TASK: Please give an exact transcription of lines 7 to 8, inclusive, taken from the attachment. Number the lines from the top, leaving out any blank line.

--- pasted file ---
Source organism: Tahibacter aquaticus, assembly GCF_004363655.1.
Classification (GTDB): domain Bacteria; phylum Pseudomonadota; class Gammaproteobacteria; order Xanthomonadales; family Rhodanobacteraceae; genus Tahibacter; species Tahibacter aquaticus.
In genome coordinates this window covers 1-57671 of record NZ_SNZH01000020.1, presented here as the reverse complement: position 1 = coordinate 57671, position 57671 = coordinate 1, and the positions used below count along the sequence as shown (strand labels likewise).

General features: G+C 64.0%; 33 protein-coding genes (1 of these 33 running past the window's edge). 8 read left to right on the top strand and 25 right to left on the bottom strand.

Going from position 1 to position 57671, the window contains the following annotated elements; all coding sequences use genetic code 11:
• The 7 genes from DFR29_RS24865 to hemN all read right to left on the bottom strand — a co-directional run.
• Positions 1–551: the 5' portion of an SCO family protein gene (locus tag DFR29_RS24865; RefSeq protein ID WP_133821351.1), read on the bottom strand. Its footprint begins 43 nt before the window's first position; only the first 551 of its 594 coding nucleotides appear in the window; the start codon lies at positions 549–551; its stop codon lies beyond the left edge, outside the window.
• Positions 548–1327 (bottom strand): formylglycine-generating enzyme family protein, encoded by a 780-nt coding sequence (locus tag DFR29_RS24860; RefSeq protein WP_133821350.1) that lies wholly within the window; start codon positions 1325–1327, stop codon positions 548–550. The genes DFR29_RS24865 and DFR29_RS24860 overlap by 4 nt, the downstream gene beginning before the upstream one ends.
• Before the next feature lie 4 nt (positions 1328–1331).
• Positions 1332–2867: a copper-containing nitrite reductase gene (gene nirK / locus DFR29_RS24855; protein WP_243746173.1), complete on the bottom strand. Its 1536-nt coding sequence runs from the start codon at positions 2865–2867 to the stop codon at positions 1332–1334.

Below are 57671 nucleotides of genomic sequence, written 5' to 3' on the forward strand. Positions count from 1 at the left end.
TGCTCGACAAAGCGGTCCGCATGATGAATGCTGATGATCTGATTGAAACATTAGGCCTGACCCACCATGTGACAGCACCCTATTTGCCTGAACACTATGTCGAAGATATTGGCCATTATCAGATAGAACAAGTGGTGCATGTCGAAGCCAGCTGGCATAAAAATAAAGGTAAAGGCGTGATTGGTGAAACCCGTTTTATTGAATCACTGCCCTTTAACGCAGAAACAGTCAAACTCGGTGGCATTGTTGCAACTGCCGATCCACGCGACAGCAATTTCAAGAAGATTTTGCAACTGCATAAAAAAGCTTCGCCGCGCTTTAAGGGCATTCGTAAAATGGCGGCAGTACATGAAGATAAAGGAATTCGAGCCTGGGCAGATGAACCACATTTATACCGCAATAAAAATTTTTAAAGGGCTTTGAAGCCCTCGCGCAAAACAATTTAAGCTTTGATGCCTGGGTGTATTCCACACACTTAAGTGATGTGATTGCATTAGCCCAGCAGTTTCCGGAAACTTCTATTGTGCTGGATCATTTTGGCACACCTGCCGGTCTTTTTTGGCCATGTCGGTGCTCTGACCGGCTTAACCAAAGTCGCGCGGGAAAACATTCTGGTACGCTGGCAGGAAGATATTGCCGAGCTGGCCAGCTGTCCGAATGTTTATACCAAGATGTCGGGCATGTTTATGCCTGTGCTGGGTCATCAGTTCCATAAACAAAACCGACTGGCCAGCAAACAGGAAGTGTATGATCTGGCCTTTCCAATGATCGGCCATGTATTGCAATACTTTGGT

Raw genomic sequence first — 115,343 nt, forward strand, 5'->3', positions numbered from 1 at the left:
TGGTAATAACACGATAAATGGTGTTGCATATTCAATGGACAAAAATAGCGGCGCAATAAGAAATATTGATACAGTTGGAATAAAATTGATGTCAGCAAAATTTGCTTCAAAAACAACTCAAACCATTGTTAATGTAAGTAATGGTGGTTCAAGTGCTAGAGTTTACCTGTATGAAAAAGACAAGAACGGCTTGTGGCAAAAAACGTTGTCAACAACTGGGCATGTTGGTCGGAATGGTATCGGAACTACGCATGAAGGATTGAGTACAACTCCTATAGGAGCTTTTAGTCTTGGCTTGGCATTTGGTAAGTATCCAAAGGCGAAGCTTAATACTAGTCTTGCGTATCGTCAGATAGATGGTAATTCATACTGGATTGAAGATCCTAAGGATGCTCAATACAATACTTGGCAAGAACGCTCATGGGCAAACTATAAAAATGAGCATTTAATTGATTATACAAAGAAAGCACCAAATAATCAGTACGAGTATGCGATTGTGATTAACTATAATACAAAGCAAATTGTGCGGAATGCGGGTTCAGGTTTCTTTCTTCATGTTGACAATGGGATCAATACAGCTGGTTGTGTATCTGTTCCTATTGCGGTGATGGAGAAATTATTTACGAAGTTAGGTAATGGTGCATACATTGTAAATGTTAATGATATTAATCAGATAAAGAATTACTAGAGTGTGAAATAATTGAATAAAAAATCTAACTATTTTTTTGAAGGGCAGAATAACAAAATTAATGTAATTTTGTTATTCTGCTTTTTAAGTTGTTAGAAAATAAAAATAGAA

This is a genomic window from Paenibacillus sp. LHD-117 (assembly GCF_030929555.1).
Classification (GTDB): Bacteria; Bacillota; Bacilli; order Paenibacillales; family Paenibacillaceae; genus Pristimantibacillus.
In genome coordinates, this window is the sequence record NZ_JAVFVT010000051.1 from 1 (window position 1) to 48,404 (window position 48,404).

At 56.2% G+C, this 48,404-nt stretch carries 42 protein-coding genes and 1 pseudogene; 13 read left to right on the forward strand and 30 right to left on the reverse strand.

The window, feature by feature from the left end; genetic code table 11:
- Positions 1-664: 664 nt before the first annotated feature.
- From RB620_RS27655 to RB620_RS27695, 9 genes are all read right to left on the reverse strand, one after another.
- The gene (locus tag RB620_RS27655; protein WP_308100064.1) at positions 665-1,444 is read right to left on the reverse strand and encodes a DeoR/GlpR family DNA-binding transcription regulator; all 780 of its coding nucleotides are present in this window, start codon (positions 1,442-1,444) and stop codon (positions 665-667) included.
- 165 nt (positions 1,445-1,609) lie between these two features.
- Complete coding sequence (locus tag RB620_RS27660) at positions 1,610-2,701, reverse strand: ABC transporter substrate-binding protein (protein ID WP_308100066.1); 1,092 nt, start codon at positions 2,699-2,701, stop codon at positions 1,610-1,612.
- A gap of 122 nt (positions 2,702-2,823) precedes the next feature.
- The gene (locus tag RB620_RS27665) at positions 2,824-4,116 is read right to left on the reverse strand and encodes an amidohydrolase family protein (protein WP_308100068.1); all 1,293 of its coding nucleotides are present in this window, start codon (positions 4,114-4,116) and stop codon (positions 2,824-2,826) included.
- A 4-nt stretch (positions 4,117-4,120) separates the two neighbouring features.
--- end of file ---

• Positions 1–551: the 5' portion of an SCO family protein gene (locus tag DFR29_RS24865; RefSeq protein ID WP_133821351.1), read on the bottom strand. Its footprint begins 43 nt before the window's first position; only the first 551 of its 594 coding nucleotides appear in the window; the start codon lies at positions 549–551; its stop codon lies beyond the left edge, outside the window.
• Positions 548–1327 (bottom strand): formylglycine-generating enzyme family protein, encoded by a 780-nt coding sequence (locus tag DFR29_RS24860; RefSeq protein WP_133821350.1) that lies wholly within the window; start codon positions 1325–1327, stop codon positions 548–550. The genes DFR29_RS24865 and DFR29_RS24860 overlap by 4 nt, the downstream gene beginning before the upstream one ends.